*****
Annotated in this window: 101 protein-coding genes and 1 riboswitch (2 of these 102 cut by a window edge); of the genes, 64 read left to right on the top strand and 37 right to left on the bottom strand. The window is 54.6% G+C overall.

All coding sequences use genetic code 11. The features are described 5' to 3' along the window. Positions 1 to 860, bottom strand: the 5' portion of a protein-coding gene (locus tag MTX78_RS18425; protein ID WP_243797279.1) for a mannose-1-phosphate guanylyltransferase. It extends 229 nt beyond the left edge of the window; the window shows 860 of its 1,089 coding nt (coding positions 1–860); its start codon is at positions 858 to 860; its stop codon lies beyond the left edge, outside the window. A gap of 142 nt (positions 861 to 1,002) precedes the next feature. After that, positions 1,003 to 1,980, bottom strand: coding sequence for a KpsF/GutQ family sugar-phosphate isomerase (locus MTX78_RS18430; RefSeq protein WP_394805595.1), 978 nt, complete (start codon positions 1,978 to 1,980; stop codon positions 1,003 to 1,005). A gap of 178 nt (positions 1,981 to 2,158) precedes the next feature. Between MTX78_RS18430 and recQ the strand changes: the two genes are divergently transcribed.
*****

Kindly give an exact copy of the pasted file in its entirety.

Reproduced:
Annotated in this window: 101 protein-coding genes and 1 riboswitch (2 of these 102 cut by a window edge); of the genes, 64 read left to right on the top strand and 37 right to left on the bottom strand. The window is 54.6% G+C overall.

All coding sequences use genetic code 11. The features are described 5' to 3' along the window. Positions 1 to 860, bottom strand: the 5' portion of a protein-coding gene (locus tag MTX78_RS18425; protein ID WP_243797279.1) for a mannose-1-phosphate guanylyltransferase. It extends 229 nt beyond the left edge of the window; the window shows 860 of its 1,089 coding nt (coding positions 1–860); its start codon is at positions 858 to 860; its stop codon lies beyond the left edge, outside the window. A gap of 142 nt (positions 861 to 1,002) precedes the next feature. After that, positions 1,003 to 1,980, bottom strand: coding sequence for a KpsF/GutQ family sugar-phosphate isomerase (locus MTX78_RS18430; RefSeq protein WP_394805595.1), 978 nt, complete (start codon positions 1,978 to 1,980; stop codon positions 1,003 to 1,005). A gap of 178 nt (positions 1,981 to 2,158) precedes the next feature. Between MTX78_RS18430 and recQ the strand changes: the two genes are divergently transcribed.